So, having said all that, I now have to admit that none of it applies to the first wine we tried that evening – my bad. For aperitivi, we drank Prosecco – not very Sicilian, but authorized (literally) by Camilleri’s treatment of the second course’s clams, which steamed them open in Prosecco, thereby opening the door for me to serve that delightfully light and pleasing sparkler to brace our palates for the meal to come. We tried two different ones: Nino Franco’s nv Rustico and Miotto’s nv Federa Extra Dry.

two proseccostotally charming – perfect starts to a hot-weather dinner.

Both were light in body and alcohol and totally charming – perfect starts to a hot-weather dinner.

???????????????????????????????With the first course of fresh anchovies, we drank the 2010 Biancodicaselle. Since Etna’s reputation has skyrocketed in Italian wine circles, many new producers have been entering the scene. Benanti is an Etna old-timer that has been making top-flight wine there for decades from some long-established, high-altitude vineyards. They – it’s a family firm – have been proudly cultivating very indigenous grapes – the white Carricante, which grows nowhere else in Sicily or in Italy, and the reds Nerello mascalese and Nerello cappuccio, which are specialties of Etna and its surrounds. On the volcano’s mineral-rich soils, these grapes yield extraordinary wines, unlike any others. Benanti’s Pietramarina, a cru 100% Carricante from some of its oldest, highest vineyards, stands among the small handful of Italy’s finest white wines (unfortunately, I couldn’t lay my hands on any in time for this dinner: damn!). The parallel red wine, Serra della Contessa, ranks right up there with Palari in the topmost tier of Sicilian – or Italian – red wines.

For this dinner, because of that spotty distribution I mentioned above, I had to settle for a level below those two. Initially a disappointment, this turned out to be for my palate a blessing in disguise, in that the simpler wine matched better with the simplicity, directness, and freshness of the acidulated but uncooked anchovies. It still had the lovely, dry grapefruitiness of excellent Carricante grapes, and still those provocative Etna mineral tones that made it partner perfectly with the fleshy, oil-and-lemon-laced little fishes without either the dish or the drink dominating. For me, that’s the essence of a good pairing.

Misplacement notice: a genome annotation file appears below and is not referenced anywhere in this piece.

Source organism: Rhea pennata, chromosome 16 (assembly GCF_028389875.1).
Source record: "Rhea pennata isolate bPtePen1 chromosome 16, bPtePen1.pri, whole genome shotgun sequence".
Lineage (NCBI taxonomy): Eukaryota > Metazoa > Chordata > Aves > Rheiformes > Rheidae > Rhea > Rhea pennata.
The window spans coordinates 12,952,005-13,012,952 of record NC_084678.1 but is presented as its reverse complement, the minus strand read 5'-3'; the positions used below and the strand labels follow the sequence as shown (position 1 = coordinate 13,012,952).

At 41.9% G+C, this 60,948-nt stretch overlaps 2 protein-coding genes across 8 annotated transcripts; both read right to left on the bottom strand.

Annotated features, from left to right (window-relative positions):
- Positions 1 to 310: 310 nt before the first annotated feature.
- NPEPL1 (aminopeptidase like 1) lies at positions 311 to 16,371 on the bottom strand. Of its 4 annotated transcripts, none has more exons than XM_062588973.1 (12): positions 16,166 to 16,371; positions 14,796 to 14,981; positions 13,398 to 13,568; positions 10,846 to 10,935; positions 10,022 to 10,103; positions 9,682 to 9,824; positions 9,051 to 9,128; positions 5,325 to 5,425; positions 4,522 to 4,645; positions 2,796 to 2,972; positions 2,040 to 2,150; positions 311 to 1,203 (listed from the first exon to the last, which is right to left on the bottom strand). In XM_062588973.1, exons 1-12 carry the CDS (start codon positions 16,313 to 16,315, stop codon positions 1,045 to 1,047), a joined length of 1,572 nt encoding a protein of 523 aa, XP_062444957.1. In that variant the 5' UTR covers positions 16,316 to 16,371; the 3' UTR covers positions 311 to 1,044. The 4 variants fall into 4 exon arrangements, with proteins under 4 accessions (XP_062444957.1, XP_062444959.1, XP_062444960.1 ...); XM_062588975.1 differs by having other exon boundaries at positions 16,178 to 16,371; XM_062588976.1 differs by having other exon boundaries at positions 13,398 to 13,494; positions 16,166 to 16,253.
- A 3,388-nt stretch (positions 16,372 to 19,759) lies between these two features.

???????????????????????????????We tried a different white with the baked clams, Biondi’s Outis. The intriguing name is Greek and means no one or no man. It’s what Odysseus told the Cyclops his name was, so that later, when the Cyclops bellowed in pain after Odysseus blinded him, and his fellow Cyclopes called out, “Who is hurting you?” he answered “No one,” and they all told him to just shut up, if that was the case. What that has to do with the wine I’m not exactly sure, beyond the fact that one version of the legend has the Cyclops living on or near Etna, but it makes a good story and an intriguing wine name.

Whatever: this wine is made by Salvo Foti, who is chief enologist for Benanti and probably the most highly regarded wine maker in eastern Sicily. It differs from Benanti’s in incorporating a little (total 10%) Cataratto, Minella, Malvasia, and Muscatella dell’Etna into its Carricante. It also differs in style – a touch more rustic, perhaps, and definitely bigger, deeper, rounder in the mouth, showing both a little bit more Carricante and a little bit more Etna. The best way to put it is simply that it had more intensity, which was just fine for its place in the dinner. It was perfect with those succulent little morsels of clam, and even the deep-dyed red wine drinkers took an extra glass – for science, to be sure.

Benanti rossoWith the earthy flavors of a very Sicilian beef roll, we drank the 2010 Rossodiverzella. This was a wine I can only describe as mellow, in the most honorific sense. Round, soft, dark-fruited, tasting of that unmistakable Etna minerality, it was at the same time direct and undemanding. All it asked was that you enjoy it, which was an easy request to grant. The Nerello grapes that make up its blend are capable of lengthy cellaring, but for this particular dish an older wine might have been overkill. I like to keep the players in each course on a par with each other, so for me this match was just fine.

Taurasi 1With the cheese course, I broke pattern completely. The cheeses were from northern Italy, and the wine was from The Kingdom of the Two Sicilies – that is to say, Naples – Mastroberardino’s Taurasi Riserva 1985. I had to get an older wine in there somewhere, and this proved to be the exact right spot for this elegant, deep, complex red – an absolute pleasure to drink. I do wish I had more of it, but that was my last, oldest bottle of Taurasi. Sigh. I do believe that even the seafood-loving Inspector Montalbano would have relished it, and forgiven my introduction of a “foreign” wine.

Hot-Weather Red Wines

August 15, 2013

Nowhere is it carved in stone that you must drink white wines or rosé all summer long. Not that that’s bad, mind you: I’ve had some lovely whites and enjoyable rosés so far this tarmac-melting season. But I can only go so long before my system requires red wine. The first signs of my withdrawal symptoms are usually quickening of the pulse at casual mentions of, say, Beaujolais, followed at the next stage by scent hallucinations: I keep thinking I smell Gragnano or Freisa. When that starts happening, Attention Must Be Paid.